Canadian farmers to benefit from new investment in research
September 24, 2018 By Fruit and Veg magazine
Putting research in the hands of those who use it to create and innovate leads to increased competitiveness, economic growth and job creation. That’s why the Government of Canada continues to support the country’s researchers whose discoveries inspire entrepreneurs and innovators in the agriculture, health and commercial sectors.
The Honourable Kirsty Duncan, Minister of Science and Sport, recently announced $6.7 million in federal funding for seven new projects under Genome Canada’s Genomic Applications Partnership Program (GAPP) that will match researchers with companies to develop new gene-based technologies in health care, agriculture and environmental protection.
An additional $14.3 million is being invested by provincial governments, businesses and other funding partners for a total of $21 million.
By studying genetic sequences, researchers develop technologies or processes that will improve crop growth, find a better treatment for babies born with a rare disease called cystinosis, and better protect wildlife, among other innovations. Genomics involves the study of genes, other DNA sequences and associated biological information that makes every organism different.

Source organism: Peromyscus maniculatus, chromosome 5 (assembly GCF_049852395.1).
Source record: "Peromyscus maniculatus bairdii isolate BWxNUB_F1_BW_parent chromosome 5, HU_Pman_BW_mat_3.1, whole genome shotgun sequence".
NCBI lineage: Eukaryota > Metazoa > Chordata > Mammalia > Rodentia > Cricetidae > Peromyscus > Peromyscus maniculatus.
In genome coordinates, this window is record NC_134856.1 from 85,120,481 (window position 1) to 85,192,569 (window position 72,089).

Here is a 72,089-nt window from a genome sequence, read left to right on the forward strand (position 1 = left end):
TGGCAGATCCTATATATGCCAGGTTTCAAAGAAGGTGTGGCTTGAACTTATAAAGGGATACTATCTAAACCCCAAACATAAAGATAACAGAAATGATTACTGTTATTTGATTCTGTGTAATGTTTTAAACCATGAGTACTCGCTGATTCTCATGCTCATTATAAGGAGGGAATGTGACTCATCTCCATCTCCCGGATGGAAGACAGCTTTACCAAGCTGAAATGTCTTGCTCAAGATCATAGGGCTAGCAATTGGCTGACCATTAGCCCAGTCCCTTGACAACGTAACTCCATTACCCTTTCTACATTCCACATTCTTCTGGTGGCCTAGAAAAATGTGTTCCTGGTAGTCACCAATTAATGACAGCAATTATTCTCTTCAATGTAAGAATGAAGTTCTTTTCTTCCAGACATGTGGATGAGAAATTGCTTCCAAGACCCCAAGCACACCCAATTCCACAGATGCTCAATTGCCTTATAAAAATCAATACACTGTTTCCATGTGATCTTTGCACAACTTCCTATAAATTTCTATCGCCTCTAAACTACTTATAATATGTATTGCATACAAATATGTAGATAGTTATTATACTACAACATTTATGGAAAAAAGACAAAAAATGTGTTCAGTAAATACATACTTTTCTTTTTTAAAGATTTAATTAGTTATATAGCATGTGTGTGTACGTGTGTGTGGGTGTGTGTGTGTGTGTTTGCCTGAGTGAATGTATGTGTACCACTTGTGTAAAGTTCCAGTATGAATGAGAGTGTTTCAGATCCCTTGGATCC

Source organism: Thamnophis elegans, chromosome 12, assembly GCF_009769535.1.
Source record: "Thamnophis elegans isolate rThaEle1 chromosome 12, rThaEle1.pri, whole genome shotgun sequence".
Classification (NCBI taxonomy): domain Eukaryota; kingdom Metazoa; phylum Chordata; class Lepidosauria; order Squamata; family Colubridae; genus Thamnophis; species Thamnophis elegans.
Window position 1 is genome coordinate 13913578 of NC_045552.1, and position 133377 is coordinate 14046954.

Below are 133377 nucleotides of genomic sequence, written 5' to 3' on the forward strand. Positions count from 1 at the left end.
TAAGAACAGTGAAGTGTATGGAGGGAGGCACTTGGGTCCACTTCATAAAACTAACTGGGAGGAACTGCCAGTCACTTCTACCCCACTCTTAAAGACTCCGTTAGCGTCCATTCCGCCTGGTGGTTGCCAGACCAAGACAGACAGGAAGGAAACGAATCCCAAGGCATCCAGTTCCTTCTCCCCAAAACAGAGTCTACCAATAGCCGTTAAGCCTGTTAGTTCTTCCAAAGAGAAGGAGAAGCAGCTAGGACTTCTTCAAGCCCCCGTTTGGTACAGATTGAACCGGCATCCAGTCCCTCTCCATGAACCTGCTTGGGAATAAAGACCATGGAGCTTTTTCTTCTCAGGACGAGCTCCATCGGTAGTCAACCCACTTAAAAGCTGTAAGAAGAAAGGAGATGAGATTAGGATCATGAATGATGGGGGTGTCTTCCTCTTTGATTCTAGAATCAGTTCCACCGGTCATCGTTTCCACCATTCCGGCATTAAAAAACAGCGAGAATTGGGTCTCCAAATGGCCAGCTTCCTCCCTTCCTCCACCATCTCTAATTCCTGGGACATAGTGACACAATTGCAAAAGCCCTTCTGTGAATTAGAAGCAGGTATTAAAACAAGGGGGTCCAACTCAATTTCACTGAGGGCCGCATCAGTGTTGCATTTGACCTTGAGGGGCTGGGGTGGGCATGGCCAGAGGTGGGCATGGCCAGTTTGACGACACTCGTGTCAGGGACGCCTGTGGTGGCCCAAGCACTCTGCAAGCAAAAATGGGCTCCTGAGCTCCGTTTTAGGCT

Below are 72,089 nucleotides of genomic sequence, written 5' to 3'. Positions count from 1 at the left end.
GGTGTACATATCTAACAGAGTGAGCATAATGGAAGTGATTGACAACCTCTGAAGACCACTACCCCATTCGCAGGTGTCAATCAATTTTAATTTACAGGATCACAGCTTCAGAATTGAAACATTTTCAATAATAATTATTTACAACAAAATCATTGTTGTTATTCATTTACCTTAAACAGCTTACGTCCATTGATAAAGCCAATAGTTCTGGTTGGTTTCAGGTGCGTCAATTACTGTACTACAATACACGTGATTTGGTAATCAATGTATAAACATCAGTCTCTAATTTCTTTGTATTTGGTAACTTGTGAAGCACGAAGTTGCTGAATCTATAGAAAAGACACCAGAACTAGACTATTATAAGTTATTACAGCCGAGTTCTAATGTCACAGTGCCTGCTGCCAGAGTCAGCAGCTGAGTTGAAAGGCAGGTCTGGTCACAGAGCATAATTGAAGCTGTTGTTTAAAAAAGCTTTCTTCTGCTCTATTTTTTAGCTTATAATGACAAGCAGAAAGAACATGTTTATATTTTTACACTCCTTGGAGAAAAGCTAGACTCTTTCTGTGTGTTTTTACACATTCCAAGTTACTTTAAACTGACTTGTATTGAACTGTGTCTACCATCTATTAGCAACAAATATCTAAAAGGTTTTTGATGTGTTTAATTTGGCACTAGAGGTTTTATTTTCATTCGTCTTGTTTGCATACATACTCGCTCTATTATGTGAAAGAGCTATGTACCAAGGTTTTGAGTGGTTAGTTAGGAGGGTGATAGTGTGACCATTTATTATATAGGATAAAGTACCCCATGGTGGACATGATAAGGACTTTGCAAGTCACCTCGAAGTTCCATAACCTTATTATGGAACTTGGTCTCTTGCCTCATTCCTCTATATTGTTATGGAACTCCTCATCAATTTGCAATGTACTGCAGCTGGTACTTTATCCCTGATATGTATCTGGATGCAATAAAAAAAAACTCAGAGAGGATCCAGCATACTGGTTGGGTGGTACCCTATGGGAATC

Minister Duncan made the announcement at Vineland Research and Innovation Centre, one of the seven research institutions receiving GAPP funding.
This world-class centre for horticulture science and innovation will partner with a team of University of Toronto researchers to create new varieties of vegetables that will be more resistant to diseases.
Resilient vegetables will help increase how much Canadian farmers can grow during a season, giving them a competitive advantage in the billion-dollar agricultural industry.
This is one example of how science leads to new opportunities and good quality jobs. This investment in these projects will help businesses grow while supporting a stronger middle class.
“It all starts with science and our remarkable scientists. By investing in researchers, we are giving them the opportunity to work with each other and their counterparts in the business, health and agriculture sectors to find the ideas and innovations that power a stronger economy and a growing middle class. Congratulations to our successful recipients whose efforts will help us build a bolder, brighter future for all Canadians,” said Duncan.
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